Planning now for winter forage crop management

// Forage Cropping

Going into autumn, Beef + Lamb New Zealand is encouraging farmers to think about how they will manage their winter fodder crops, particularly in a year when feed resources are likely to be tight.

winter crops

B+LNZ General Manager North Island Matt Ward says it has been a challenging summer for many regions and this places extra pressure on limited feed resources.

While winter crops have been struggling, they will still be a valuable source of feed in winter and farmers should be thinking about their stocking rates, identifying and fencing off critical source areas (if they have not already done so) and making a plan for managing stock in extreme weather events.

Matt says improving winter grazing practices is a major priority for B+LNZ from both an environmental and animal welfare perspective. 

“We are continually updating farmers on best-practice environmental and animal welfare management advice so they can use winter fodder crops while minimising their environmental impact and ensuring the highest standards of animal welfare are maintained.”

“Ensuring winter grazing goes well requires year-round planning.”

He says an un-grazed buffer of three to five metres should surround any critical source areas- which are defined as waterways, springs, gullies or any areas over which water may run in winter. 

Matching the crop and the paddock with the stock class (lighter stock on heavier soils) and using the FeedSmart app to calculate feed allocation and how many stock the crop will feed for how long, is a good place to start.

“Ideally a run-off paddock or feed-pad would be available for standing stock off in heavy rainfall events or snow, so soils are not damaged and the risk of run-off is minimized. Shade and shelter should be available to stock at all times, as should fresh water.”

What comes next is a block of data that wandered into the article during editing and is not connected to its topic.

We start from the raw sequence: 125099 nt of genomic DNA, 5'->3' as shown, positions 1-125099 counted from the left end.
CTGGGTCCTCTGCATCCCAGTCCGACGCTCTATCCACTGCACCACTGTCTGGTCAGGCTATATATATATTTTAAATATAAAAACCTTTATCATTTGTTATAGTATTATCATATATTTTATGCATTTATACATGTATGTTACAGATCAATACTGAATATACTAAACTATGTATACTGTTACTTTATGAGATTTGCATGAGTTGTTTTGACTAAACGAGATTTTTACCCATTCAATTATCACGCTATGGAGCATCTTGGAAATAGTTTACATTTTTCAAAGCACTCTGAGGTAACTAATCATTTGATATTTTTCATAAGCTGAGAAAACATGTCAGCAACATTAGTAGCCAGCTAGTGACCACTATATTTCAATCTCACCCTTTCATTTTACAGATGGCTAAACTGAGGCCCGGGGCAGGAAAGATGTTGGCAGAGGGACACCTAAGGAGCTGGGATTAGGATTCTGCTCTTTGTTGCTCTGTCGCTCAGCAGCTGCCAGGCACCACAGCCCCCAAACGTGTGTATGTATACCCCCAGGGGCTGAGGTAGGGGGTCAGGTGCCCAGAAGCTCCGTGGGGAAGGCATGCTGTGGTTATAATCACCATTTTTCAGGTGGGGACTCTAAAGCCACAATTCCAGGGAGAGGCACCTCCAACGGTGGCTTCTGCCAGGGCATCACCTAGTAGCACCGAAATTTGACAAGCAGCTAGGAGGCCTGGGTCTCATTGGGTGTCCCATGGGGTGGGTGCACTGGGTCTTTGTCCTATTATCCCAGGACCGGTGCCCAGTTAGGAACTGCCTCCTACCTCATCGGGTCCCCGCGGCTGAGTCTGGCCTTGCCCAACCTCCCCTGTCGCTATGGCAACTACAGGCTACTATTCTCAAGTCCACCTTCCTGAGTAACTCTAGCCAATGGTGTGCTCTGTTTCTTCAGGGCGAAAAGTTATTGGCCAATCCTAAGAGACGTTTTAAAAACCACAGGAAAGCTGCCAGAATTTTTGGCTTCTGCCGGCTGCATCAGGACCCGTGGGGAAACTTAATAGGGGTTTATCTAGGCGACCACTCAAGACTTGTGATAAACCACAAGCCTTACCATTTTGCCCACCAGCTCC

Farmers could also be thinking about the direction of grazing. Breaks should be long and narrow and placed across the slope and stock grazed from the top of the paddock so the crop acts as a filter for run-off.

Matt suggests farmers consider using portable water troughs which can be shifted with the break and prevent stock congregating around a single water source.

The positioning of supplementary feed also needs to be taken into account, to prevent or minimize pugging and run-off.

“Many farmers are under a lot of pressure going into winter, and it is critical that best management practice is adhered to when it comes to grazing winter feed crops if we are to retain these as a valuable winter management tool,” says Matt.

He says B+LNZ will be conducting a major media campaign to get the right information to farmers this year and holding a number of events around the country so farmers can be kept up-to-date with winter management strategies.